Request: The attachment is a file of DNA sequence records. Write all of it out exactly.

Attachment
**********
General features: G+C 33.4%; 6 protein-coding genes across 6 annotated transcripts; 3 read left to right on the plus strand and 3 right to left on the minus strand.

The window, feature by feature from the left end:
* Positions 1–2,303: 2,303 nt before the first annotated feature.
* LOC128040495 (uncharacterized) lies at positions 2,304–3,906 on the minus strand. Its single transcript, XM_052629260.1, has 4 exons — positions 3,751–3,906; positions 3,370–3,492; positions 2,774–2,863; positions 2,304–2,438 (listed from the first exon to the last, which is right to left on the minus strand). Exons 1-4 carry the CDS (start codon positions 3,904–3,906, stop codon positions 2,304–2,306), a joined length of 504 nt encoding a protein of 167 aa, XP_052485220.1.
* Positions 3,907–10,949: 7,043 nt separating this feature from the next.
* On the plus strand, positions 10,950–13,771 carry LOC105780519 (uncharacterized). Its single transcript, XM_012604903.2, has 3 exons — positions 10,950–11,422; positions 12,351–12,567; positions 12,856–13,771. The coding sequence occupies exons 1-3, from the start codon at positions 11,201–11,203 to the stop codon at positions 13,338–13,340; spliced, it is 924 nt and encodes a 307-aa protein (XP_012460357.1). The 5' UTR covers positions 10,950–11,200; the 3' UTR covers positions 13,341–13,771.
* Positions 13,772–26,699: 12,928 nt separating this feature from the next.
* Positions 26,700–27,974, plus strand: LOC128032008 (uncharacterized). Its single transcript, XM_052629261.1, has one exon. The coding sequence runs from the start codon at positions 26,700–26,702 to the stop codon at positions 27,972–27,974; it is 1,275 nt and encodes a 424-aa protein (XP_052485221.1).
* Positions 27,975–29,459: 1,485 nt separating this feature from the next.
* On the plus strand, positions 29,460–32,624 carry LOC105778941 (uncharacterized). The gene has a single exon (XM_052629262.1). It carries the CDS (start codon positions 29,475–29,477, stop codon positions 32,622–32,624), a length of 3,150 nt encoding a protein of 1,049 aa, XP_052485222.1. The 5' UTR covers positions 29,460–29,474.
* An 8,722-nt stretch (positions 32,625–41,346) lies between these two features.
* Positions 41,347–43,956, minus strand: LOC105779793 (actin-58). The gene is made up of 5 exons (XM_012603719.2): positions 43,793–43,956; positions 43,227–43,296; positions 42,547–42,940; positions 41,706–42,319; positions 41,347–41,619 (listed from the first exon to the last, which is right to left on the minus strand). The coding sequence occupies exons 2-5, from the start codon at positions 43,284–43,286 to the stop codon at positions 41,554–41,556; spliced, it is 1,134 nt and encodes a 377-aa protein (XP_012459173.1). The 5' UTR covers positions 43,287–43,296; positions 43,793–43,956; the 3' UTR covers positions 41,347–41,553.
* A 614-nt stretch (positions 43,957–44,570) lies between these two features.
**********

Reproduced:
General features: G+C 33.4%; 6 protein-coding genes across 6 annotated transcripts; 3 read left to right on the plus strand and 3 right to left on the minus strand.

The window, feature by feature from the left end:
* Positions 1–2,303: 2,303 nt before the first annotated feature.
* LOC128040495 (uncharacterized) lies at positions 2,304–3,906 on the minus strand. Its single transcript, XM_052629260.1, has 4 exons — positions 3,751–3,906; positions 3,370–3,492; positions 2,774–2,863; positions 2,304–2,438 (listed from the first exon to the last, which is right to left on the minus strand). Exons 1-4 carry the CDS (start codon positions 3,904–3,906, stop codon positions 2,304–2,306), a joined length of 504 nt encoding a protein of 167 aa, XP_052485220.1.
* Positions 3,907–10,949: 7,043 nt separating this feature from the next.
* On the plus strand, positions 10,950–13,771 carry LOC105780519 (uncharacterized). Its single transcript, XM_012604903.2, has 3 exons — positions 10,950–11,422; positions 12,351–12,567; positions 12,856–13,771. The coding sequence occupies exons 1-3, from the start codon at positions 11,201–11,203 to the stop codon at positions 13,338–13,340; spliced, it is 924 nt and encodes a 307-aa protein (XP_012460357.1). The 5' UTR covers positions 10,950–11,200; the 3' UTR covers positions 13,341–13,771.
* Positions 13,772–26,699: 12,928 nt separating this feature from the next.
* Positions 26,700–27,974, plus strand: LOC128032008 (uncharacterized). Its single transcript, XM_052629261.1, has one exon. The coding sequence runs from the start codon at positions 26,700–26,702 to the stop codon at positions 27,972–27,974; it is 1,275 nt and encodes a 424-aa protein (XP_052485221.1).
* Positions 27,975–29,459: 1,485 nt separating this feature from the next.
* On the plus strand, positions 29,460–32,624 carry LOC105778941 (uncharacterized). The gene has a single exon (XM_052629262.1). It carries the CDS (start codon positions 29,475–29,477, stop codon positions 32,622–32,624), a length of 3,150 nt encoding a protein of 1,049 aa, XP_052485222.1. The 5' UTR covers positions 29,460–29,474.
* An 8,722-nt stretch (positions 32,625–41,346) lies between these two features.
* Positions 41,347–43,956, minus strand: LOC105779793 (actin-58). The gene is made up of 5 exons (XM_012603719.2): positions 43,793–43,956; positions 43,227–43,296; positions 42,547–42,940; positions 41,706–42,319; positions 41,347–41,619 (listed from the first exon to the last, which is right to left on the minus strand). The coding sequence occupies exons 2-5, from the start codon at positions 43,284–43,286 to the stop codon at positions 41,554–41,556; spliced, it is 1,134 nt and encodes a 377-aa protein (XP_012459173.1). The 5' UTR covers positions 43,287–43,296; positions 43,793–43,956; the 3' UTR covers positions 41,347–41,553.
* A 614-nt stretch (positions 43,957–44,570) lies between these two features.